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Slip and slide (along the bands)

Effective trading patterns are usually simple. The more complicated an idea is, the more likely it is the result of trying to fit very random data (i.e., the market) into a preconceived mold. I think many of the patterns and ratios of traditional technical analysis are the result of very misguided Procrustean “analytical techniques”–this is one reason they look so good in the past, but don’t have that much utility at the hard right edge of the chart.

First of all, let’s take a quick look at the current daily chart of crude oil. I’ve written a bit about crude oil recently, but the lesson today is about the character of the trend. Notice how crude oil is pressing into the bottom Keltner channel without any real retracements:

Crude oil could be beginning a "slide along the bands" downtrend.
Crude oil could be beginning a “slide along the bands” downtrend.

This pattern can be dangerous, and understanding it can save you a lot of grief. I probably need a better name for it, but I’ve taken to just calling it “slide along the bands”, because that’s what the market does. In bullet points, here are the main concepts:

  • Markets normally move in alternating periods of with-trend movement (up or down), interspersed with pullback against the trend. The normal way markets move is in a zig-zag, which is why trading pullbacks can be such an effective trading strategy.
  • Sometimes this pattern gets short-circuited, and the market does not pull back. There are many ways this can happen, but in one particular case, the dominant group pushes the market in the trend direction at the same time volatility dries up.
  • This creates an interesting situation in which the market “drips”, “bleeds”, or “slides” higher or lower (depending on the trend direction). If we use properly calibrated bands, we can see this pattern when the market just presses into one band and sits there while it continues to trend.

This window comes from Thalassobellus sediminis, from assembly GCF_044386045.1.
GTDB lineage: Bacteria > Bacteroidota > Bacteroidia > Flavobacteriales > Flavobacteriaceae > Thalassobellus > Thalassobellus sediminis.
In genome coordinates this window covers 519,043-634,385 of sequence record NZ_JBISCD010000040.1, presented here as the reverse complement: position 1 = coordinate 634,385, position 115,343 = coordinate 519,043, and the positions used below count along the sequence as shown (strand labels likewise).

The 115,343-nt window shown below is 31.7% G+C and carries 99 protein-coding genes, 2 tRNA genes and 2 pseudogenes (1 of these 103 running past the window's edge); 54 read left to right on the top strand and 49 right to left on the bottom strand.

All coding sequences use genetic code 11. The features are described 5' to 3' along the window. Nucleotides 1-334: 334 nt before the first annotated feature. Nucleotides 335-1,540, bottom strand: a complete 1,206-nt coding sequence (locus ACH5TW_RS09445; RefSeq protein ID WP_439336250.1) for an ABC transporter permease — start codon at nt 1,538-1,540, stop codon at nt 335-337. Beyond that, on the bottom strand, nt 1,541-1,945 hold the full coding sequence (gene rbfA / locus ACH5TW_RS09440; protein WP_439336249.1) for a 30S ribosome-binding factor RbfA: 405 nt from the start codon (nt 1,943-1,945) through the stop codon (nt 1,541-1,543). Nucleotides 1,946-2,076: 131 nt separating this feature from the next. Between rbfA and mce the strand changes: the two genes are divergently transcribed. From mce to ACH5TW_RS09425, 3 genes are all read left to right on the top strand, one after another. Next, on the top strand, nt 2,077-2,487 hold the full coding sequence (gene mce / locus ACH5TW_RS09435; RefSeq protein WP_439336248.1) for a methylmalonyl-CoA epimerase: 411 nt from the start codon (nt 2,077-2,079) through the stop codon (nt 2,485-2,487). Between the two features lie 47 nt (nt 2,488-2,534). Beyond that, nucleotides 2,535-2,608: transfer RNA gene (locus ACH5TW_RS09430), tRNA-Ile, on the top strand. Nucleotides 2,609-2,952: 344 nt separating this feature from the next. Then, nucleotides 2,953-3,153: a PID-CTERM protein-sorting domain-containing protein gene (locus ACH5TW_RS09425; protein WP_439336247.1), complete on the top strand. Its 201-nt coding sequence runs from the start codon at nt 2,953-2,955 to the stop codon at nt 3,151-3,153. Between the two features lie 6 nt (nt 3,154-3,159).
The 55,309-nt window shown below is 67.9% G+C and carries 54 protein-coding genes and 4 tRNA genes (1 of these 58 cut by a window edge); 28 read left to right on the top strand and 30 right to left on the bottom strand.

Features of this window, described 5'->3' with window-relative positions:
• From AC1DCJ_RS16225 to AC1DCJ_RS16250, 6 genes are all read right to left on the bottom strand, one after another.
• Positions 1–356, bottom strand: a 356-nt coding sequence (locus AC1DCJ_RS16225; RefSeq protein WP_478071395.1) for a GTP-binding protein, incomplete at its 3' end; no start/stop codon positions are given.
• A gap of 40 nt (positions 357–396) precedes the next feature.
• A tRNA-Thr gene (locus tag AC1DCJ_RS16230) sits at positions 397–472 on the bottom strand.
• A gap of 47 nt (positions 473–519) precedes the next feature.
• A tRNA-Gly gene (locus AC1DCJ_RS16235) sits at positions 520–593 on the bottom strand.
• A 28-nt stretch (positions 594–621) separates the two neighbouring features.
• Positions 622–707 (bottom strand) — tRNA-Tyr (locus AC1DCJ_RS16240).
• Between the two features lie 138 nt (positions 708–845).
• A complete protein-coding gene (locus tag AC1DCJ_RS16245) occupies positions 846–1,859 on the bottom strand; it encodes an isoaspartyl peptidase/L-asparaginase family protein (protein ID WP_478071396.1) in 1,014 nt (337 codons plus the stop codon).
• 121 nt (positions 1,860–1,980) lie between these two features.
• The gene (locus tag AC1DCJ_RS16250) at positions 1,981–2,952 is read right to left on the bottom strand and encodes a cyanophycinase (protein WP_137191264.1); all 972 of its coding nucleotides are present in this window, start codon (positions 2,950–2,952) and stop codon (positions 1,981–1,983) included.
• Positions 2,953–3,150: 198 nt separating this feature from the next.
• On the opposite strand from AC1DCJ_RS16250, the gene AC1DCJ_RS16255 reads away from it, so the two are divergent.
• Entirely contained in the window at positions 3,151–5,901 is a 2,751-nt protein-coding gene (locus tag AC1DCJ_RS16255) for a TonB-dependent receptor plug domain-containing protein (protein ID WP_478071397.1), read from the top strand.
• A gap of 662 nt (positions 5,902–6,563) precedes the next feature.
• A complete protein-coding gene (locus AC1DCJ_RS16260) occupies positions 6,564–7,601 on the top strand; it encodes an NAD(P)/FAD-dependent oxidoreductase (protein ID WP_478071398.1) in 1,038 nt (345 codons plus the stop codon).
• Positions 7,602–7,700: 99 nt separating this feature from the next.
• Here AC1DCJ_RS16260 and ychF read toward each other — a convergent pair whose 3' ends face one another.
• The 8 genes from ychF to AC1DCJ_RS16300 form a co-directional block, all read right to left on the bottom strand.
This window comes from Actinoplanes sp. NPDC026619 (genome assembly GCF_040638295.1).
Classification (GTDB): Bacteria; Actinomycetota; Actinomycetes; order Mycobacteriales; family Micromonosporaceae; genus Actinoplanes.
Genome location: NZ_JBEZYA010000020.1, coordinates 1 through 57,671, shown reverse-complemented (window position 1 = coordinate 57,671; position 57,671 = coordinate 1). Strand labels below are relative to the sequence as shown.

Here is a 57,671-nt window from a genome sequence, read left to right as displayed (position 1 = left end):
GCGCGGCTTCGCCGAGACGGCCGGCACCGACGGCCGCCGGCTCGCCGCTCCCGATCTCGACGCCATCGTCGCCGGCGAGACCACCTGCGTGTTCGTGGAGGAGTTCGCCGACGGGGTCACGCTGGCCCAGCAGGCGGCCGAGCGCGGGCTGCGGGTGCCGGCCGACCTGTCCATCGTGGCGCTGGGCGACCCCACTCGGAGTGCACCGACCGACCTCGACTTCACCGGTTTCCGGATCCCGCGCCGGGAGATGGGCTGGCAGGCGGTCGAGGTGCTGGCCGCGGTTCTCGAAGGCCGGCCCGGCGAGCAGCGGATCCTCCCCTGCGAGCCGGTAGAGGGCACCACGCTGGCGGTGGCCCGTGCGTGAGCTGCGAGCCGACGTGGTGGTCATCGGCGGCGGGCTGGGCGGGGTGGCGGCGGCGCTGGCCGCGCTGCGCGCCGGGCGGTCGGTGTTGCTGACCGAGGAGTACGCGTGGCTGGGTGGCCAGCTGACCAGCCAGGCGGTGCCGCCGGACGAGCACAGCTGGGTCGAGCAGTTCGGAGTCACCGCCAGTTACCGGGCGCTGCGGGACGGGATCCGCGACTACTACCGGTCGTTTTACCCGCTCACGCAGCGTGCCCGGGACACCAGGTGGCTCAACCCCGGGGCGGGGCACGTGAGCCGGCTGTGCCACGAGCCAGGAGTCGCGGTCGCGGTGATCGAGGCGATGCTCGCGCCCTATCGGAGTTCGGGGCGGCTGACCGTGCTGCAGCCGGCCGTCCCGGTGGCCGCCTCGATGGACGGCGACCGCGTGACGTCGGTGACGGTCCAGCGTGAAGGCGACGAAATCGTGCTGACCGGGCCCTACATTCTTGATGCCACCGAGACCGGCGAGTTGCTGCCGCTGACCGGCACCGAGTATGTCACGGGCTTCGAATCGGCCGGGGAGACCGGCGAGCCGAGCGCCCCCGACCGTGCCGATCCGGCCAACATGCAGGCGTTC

You can find other examples of this pattern (Silver in 2010 and 2011; Wheat in 2014; US Stocks 2010, 2012, 2013; Nasdaq stocks around and after 2000, Crude Oil 4Q 2014, etc), and it’s worth spending some time looking at how this pattern ends, and also thinking how you might (not) trade it. I covered this pattern briefly in my book. Here’s what I said about it there:

One special case of shallow retracements is more common on intraday charts than on higher time frames: sometimes an extremely strong trend is unable to pull back at all; the absence of any clear trend pattern is a pattern in itself. Prices may either move higher in a series of tight, stair-step trading ranges, or they will press against the upper channel and slide along that band as the market grinds higher. These can be treacherous patterns to trade. While these patterns do point to exceptionally strong imbalances and also to very strong trends, the lack of significant pullbacks makes it difficult to position in the trend at advantageous prices. In addition, these types of trends often feature the occasional large spike against the trend, most likely driven by anxious traders exiting trades near the edge of shallow pullbacks. These spikes can make it difficult to precisely define risk in with-trend entries.

This pattern is the proverbial double-edged sword. On one hand, the market can go much further than we might expect. When you are fortunate to be positioned on the right side of such a move (as my research clients currently are short), the best thing to do is to not get cute: maintain a correct stop and tighten that stop every 2-3 bars as the market makes new extremes. Don’t look at P&L, and don’t over think. Let the market tell you when to get out by hitting your stop.

However, this pattern does bring some risks. When it ends, it often ends in a volatile spike against the trend. You absolutely must respect those stops, and we cannot be upset if we are stopped out in noise. When this pattern ends, the market is probably going to become very emotional. The market can be emotional; you, as a trader, cannot.

So many times, in trading, our entire job description boils down to one simple directive: don’t do anything stupid. Don’t make mistakes. Understanding this simple pattern can help you avoid many mistakes and navigate this difficult trading environment.

AdamHGrimes

Adam Grimes has over two decades of experience in the industry as a trader, analyst and system developer. The author of a best-selling trading book, he has traded for his own account, for a top prop firm, and spent several years at the New York Mercantile Exchange. He focuses on the intersection of quantitative analysis and discretionary trading, and has a talent for teaching and helping traders find their own way in the market.
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